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Lansing’s Melissa White curdles the blood in Jordan Peele’s ‘Us’

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Being trapped in a closed room for three hours with your worst fears is a staple of horror movies. It also sums up Lansing-born violinist Melissa White’s experience playing solo violin on the soundtrack of Jordan Peele’s critically acclaimed horror movie “Us.”

She had to sight-read much of the music while eyeing the movie on a monitor and racing the studio clock, all at once.

“I was nervous,” she said. “At a performance, I prepare and I know what all the notes are going to be. Here, I show up, and I don’t know all of the notes yet.”

White grew up in Lansing and went to Gardner Elementary and Everett High School until she left to study at Interlochen at 16. She’s now a mainstay of the globe-spanning Harlem Quartet, but she often returns to Lansing to visit her family, and was a featured soloist with the Lansing Symphony in March 2011 (to play Mendelssohn) and October of last year (to play Chausson and Saïnt-Saens).

She is also a big movie fan. One of her first jobs was usher at Celebration Cinema.

“Us” composer Michael Abels called White last October and told her he was working on something “really fun,” but couldn’t offer many details.

Abels’ first soundtrack was an essay in “gospel horror” for Peele’s 2017 zeitgeist-stabbing horror film “Get Out.” In October 2017, Steven Spielberg called Peele and urged him to use Abels again for “Us.”
“It’s like me and John Williams,” Spielberg told Peele, according to NPR. “You’ve got to use him again.”

White helped bring Abels and Peele together in the first place. Disappointed at the lack of African-American composers in Hollywood, Peele resorted to searching YouTube for his “Get Out” composer. He found a clip of the Harlem Quartet playing Abels’ thrumming piece for string quartet and orchestra, “Urban Legends,” featuring White’s vivid, slashing violin. Peele invited Abels to coffee and a partnership was born.

For “Us,” Peele wanted to sharpen the drama and asked Abels to find a good violin soloist.

Abels admired White’s playing on his intricate, blue-grassy 2006 piece “Delights and Dances,” performed many times and recorded by the Harlem String Quartet.

They scheduled a January studio session in Hollywood, where they set White up in an acoustic chamber, in front of a cluster of microphones flanking a flat screen TV.

As scenes flashed on the monitor, Abels would ask things like, “Can it be a little more haunted, and can you make the high note a bit more shrill?”

To get the effect he wanted in one scene, Abels told White to imagine walking on a beach and suddenly being jolted an electric shock.

“I was like, OK, let’s see if I can do that, with these notes that I learned 10 minutes ago,” White said.

For a scene where the mother, played by Lupita Nyong’o, picks up a picture in her son’s bedroom, White played an escalating line that ended in a high note.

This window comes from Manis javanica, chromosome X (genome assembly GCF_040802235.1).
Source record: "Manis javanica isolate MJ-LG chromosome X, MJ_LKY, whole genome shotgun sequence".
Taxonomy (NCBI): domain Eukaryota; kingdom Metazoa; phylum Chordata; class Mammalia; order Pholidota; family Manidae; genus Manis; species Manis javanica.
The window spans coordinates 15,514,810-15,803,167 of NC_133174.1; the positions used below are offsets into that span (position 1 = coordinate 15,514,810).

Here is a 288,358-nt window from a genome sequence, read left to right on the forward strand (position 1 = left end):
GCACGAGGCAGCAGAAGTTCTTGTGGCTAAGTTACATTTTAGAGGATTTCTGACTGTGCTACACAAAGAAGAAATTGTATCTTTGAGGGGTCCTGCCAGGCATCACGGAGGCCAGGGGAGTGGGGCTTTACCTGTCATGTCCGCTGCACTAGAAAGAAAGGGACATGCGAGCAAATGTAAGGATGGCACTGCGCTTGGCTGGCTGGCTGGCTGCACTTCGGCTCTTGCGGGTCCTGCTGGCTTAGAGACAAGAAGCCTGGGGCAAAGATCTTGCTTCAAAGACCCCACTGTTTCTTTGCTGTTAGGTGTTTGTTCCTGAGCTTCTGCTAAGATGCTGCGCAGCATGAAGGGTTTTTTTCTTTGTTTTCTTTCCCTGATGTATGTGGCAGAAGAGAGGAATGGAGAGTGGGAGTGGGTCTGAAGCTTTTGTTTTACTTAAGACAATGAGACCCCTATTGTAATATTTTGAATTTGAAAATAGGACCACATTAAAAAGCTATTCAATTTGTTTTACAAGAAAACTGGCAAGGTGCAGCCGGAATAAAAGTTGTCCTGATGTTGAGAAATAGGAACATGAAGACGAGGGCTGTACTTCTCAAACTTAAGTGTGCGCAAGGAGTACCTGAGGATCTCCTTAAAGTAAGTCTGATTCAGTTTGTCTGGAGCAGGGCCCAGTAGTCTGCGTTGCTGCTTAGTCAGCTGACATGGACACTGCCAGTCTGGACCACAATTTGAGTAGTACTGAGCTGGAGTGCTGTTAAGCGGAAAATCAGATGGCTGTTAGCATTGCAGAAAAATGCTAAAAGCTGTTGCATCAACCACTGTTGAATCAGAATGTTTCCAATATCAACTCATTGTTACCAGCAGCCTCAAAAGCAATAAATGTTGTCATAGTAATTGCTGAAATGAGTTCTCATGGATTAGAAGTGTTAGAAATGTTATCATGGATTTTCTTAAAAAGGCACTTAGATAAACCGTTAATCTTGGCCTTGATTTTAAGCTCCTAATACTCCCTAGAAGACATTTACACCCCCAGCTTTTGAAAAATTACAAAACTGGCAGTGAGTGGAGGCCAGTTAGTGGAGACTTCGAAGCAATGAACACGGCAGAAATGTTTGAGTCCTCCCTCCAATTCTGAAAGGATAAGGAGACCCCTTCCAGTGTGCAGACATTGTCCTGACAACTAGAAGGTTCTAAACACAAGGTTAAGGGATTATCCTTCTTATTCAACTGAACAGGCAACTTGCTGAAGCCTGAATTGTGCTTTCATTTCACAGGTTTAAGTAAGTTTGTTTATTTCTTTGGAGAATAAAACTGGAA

With no dialogue in the scene, it was up to Nyong'o's acting and White’s violin to express what’s going through the character’s head as she slowly comes to a horrifying conclusion.

White had to draw on some new resources to deliver what Abels wanted.

“I had to turn off the idea that I should make the most beautiful, musical sound,” she said. “It was about embracing character.”

It took a lot of takes to get the timing and emphasis right. Studio time pressure was also a factor. White had three hours to finish.

Despite the stress, she would happily do it again. The chills and thrills are just too much fun, not to mention the high of reaching vast numbers of listeners around the world.

Right up until release date, Abels warned White that her violin could end up on the cutting room floor if Peele decided to take the music in a different direction.

When the first cut was done, Abels texted White: “You’re in the movie.” She was elated.

There was just one problem.

“After the scenes I got to watch while putting the music with it, even I was worried I was going to be too scared to watch my own movie,” she said. “Yeah, I call it ‘my movie,’” she added sheepishly.

Of course, she went.

“I kind of forced myself.”

With her sister in tow, she went to a theater on the Upper West Side, joined by a boisterous, communal audience that took the edge off the horror.

“We were rooting for the family, calling out where they should watch it, laughing out loud,” she said. “It was kind of a cozy way to way to enjoy a thriller, but I had to close my eyes and jumped many times.”

She nudged her sister hard every time her violin was heard on the soundtrack, and even harder when her name appeared in the end credits as one of two “featured violinists.”

“I didn’t know my name would be that prominent,” she said. “It’s on a line of its own. I took a screen shot."

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